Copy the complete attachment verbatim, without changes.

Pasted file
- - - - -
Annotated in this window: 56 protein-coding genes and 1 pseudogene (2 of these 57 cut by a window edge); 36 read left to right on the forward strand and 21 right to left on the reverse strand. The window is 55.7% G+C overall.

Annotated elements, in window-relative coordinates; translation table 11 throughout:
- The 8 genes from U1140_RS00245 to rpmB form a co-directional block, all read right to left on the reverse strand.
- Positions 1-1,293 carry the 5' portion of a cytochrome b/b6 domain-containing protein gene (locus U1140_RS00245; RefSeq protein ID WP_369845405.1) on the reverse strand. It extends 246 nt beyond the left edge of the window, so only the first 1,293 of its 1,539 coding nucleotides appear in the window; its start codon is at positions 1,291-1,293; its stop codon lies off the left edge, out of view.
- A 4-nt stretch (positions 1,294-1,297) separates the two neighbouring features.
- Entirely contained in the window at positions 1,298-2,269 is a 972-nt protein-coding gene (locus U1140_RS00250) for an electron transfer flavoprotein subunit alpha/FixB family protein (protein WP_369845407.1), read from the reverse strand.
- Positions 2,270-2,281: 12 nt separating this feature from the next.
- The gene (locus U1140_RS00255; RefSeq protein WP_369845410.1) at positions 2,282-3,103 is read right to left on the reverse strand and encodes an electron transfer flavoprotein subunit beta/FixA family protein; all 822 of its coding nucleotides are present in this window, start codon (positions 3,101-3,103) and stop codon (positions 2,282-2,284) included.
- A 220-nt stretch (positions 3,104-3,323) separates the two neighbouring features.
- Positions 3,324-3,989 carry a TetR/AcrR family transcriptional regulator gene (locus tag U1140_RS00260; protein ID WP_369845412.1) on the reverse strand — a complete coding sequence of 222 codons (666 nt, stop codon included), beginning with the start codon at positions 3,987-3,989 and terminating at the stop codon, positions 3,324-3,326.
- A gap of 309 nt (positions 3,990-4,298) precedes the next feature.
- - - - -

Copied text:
Annotated in this window: 56 protein-coding genes and 1 pseudogene (2 of these 57 cut by a window edge); 36 read left to right on the forward strand and 21 right to left on the reverse strand. The window is 55.7% G+C overall.

Annotated elements, in window-relative coordinates; translation table 11 throughout:
- The 8 genes from U1140_RS00245 to rpmB form a co-directional block, all read right to left on the reverse strand.
- Positions 1-1,293 carry the 5' portion of a cytochrome b/b6 domain-containing protein gene (locus U1140_RS00245; RefSeq protein ID WP_369845405.1) on the reverse strand. It extends 246 nt beyond the left edge of the window, so only the first 1,293 of its 1,539 coding nucleotides appear in the window; its start codon is at positions 1,291-1,293; its stop codon lies off the left edge, out of view.
- A 4-nt stretch (positions 1,294-1,297) separates the two neighbouring features.
- Entirely contained in the window at positions 1,298-2,269 is a 972-nt protein-coding gene (locus U1140_RS00250) for an electron transfer flavoprotein subunit alpha/FixB family protein (protein WP_369845407.1), read from the reverse strand.
- Positions 2,270-2,281: 12 nt separating this feature from the next.
- The gene (locus U1140_RS00255; RefSeq protein WP_369845410.1) at positions 2,282-3,103 is read right to left on the reverse strand and encodes an electron transfer flavoprotein subunit beta/FixA family protein; all 822 of its coding nucleotides are present in this window, start codon (positions 3,101-3,103) and stop codon (positions 2,282-2,284) included.
- A 220-nt stretch (positions 3,104-3,323) separates the two neighbouring features.
- Positions 3,324-3,989 carry a TetR/AcrR family transcriptional regulator gene (locus tag U1140_RS00260; protein ID WP_369845412.1) on the reverse strand — a complete coding sequence of 222 codons (666 nt, stop codon included), beginning with the start codon at positions 3,987-3,989 and terminating at the stop codon, positions 3,324-3,326.
- A gap of 309 nt (positions 3,990-4,298) precedes the next feature.